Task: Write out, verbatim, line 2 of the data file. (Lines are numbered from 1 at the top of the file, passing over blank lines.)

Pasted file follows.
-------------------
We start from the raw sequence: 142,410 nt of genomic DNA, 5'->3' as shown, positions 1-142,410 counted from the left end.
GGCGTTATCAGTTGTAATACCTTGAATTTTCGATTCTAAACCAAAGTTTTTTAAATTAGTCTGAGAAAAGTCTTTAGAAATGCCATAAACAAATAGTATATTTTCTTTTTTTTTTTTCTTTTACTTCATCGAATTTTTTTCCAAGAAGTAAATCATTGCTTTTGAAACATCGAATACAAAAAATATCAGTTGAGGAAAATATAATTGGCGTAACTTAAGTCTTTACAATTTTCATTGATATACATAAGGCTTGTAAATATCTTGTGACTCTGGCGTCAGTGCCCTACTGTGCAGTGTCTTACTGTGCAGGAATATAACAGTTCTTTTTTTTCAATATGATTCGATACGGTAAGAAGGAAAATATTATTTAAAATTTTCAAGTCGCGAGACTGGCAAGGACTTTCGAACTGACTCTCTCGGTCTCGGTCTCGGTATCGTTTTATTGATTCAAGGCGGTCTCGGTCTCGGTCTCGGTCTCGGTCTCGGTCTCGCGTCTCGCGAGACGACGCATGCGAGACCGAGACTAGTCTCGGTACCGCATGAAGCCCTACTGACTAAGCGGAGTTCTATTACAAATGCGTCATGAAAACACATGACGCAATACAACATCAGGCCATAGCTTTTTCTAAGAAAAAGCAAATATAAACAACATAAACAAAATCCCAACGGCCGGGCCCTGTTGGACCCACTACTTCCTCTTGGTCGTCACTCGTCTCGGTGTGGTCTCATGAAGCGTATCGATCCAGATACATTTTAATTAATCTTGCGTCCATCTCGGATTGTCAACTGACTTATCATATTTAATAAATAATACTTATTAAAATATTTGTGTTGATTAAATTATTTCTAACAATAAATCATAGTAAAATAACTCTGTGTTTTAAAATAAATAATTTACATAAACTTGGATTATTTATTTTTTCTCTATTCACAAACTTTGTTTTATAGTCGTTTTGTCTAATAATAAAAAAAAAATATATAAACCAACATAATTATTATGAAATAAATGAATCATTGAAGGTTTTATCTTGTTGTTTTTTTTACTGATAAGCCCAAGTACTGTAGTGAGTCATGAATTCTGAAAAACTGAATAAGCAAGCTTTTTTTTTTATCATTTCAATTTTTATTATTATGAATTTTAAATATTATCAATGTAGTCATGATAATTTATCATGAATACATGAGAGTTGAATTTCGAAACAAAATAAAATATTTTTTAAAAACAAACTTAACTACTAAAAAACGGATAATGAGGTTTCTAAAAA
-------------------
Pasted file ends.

GGCGTTATCAGTTGTAATACCTTGAATTTTCGATTCTAAACCAAAGTTTTTTAAATTAGTCTGAGAAAAGTCTTTAGAAATGCCATAAACAAATAGTATATTTTCTTTTTTTTTTTTCTTTTACTTCATCGAATTTTTTTCCAAGAAGTAAATCATTGCTTTTGAAACATCGAATACAAAAAATATCAGTTGAGGAAAATATAATTGGCGTAACTTAAGTCTTTACAATTTTCATTGATATACATAAGGCTTGTAAATATCTTGTGACTCTGGCGTCAGTGCCCTACTGTGCAGTGTCTTACTGTGCAGGAATATAACAGTTCTTTTTTTTCAATATGATTCGATACGGTAAGAAGGAAAATATTATTTAAAATTTTCAAGTCGCGAGACTGGCAAGGACTTTCGAACTGACTCTCTCGGTCTCGGTCTCGGTATCGTTTTATTGATTCAAGGCGGTCTCGGTCTCGGTCTCGGTCTCGGTCTCGGTCTCGCGTCTCGCGAGACGACGCATGCGAGACCGAGACTAGTCTCGGTACCGCATGAAGCCCTACTGACTAAGCGGAGTTCTATTACAAATGCGTCATGAAAACACATGACGCAATACAACATCAGGCCATAGCTTTTTCTAAGAAAAAGCAAATATAAACAACATAAACAAAATCCCAACGGCCGGGCCCTGTTGGACCCACTACTTCCTCTTGGTCGTCACTCGTCTCGGTGTGGTCTCATGAAGCGTATCGATCCAGATACATTTTAATTAATCTTGCGTCCATCTCGGATTGTCAACTGACTTATCATATTTAATAAATAATACTTATTAAAATATTTGTGTTGATTAAATTATTTCTAACAATAAATCATAGTAAAATAACTCTGTGTTTTAAAATAAATAATTTACATAAACTTGGATTATTTATTTTTTCTCTATTCACAAACTTTGTTTTATAGTCGTTTTGTCTAATAATAAAAAAAAAATATATAAACCAACATAATTATTATGAAATAAATGAATCATTGAAGGTTTTATCTTGTTGTTTTTTTTACTGATAAGCCCAAGTACTGTAGTGAGTCATGAATTCTGAAAAACTGAATAAGCAAGCTTTTTTTTTTATCATTTCAATTTTTATTATTATGAATTTTAAATATTATCAATGTAGTCATGATAATTTATCATGAATACATGAGAGTTGAATTTCGAAACAAAATAAAATATTTTTTAAAAACAAACTTAACTACTAAAAAACGGATAATGAGGTTTCTAAAAA